The capercaille is the largest species of forest grouse world wide and apart from boreal coniferous forests it also inhabits central European mixed and coniferous forests. This species requires a habitat of undisturbed mountain forests which have plenty of light, are rich in structure and have well developed ground vegetation (Figs. 2 and 4). The females, as well as the males, have extensive home ranges. Therefore, large continuous areas and well structured, light-filled mountain forests are requirements for the survival of populations.

Decline in habitat quality

Such forests became rare during the 20th century due to a shift in interest in timber as a natural resource. Wood growth is currently greater than the amount of timber being used. As a result many stands are becoming overgrown; forests are getting darker, more uniform and are increasingly accessible. Many former forest gaps and litter meadows are now overgrown and the pressure imposed on habitats by snowshoe hikers, bikers, walkers and off-piste skiers is increasing.

In Switzerland the capercaille is under threat. A national census carried out in 2001 showed an existing population of around 450–500 males, which is about half of the population of 1971. Currently there are five existing populations which are regionally separated from each other.

From research to promotion

In order for the capercaille to be able to survive as a breeding bird in Switzerland there needs to be a national approach with measures being adapted regionally where necessary. The basis for these measures was provided by research carried out in various projects at the Swiss Federal Research Institute WSL, the ETH Lausanne and the Swiss Ornithological Institute in Sempach. These results and recommendations were published in an issue of the "Ornithologische Beobachter" (volume 105, Issue 1), to name just one publication. Many of these results have also been incorporated into the Capercaille Action Plan Switzerland of the Federal Office for the Environment (FOEN).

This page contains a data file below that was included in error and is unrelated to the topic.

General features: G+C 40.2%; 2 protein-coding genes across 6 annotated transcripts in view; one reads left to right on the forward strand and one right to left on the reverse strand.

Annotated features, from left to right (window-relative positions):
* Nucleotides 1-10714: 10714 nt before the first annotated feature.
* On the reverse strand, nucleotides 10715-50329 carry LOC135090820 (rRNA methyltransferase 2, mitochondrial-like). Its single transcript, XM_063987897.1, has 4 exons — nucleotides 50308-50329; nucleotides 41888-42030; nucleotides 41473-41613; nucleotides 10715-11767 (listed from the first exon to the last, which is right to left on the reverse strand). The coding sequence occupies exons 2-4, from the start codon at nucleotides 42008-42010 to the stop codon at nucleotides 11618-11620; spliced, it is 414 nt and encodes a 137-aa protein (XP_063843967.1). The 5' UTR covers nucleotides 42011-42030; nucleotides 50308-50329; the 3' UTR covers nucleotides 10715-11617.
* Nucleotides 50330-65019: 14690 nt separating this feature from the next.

The Capercaille Action Plan describes a strategy to protect and promote this demanding species of forest grouse. It defines the middle term aims, the focal points of the measures and the organisatorial, that is to say, the financial framework of the measures to be implemented. Central elements of this national action plan include: a focussing on spatial locations thus promoting areas of primary and secondary importance; qualitatively improving already populated areas using forestry habitat measures; limiting leisure time tourism, and improving potential habitats at present without populations. The responsibility for the implementation of this action plan lies with the Cantons which will be financially supported by the State because other rare bird species will also profit from measures taken to improve capercaille habitats.

Translation: Dawn Meister (Affoltern a. A.)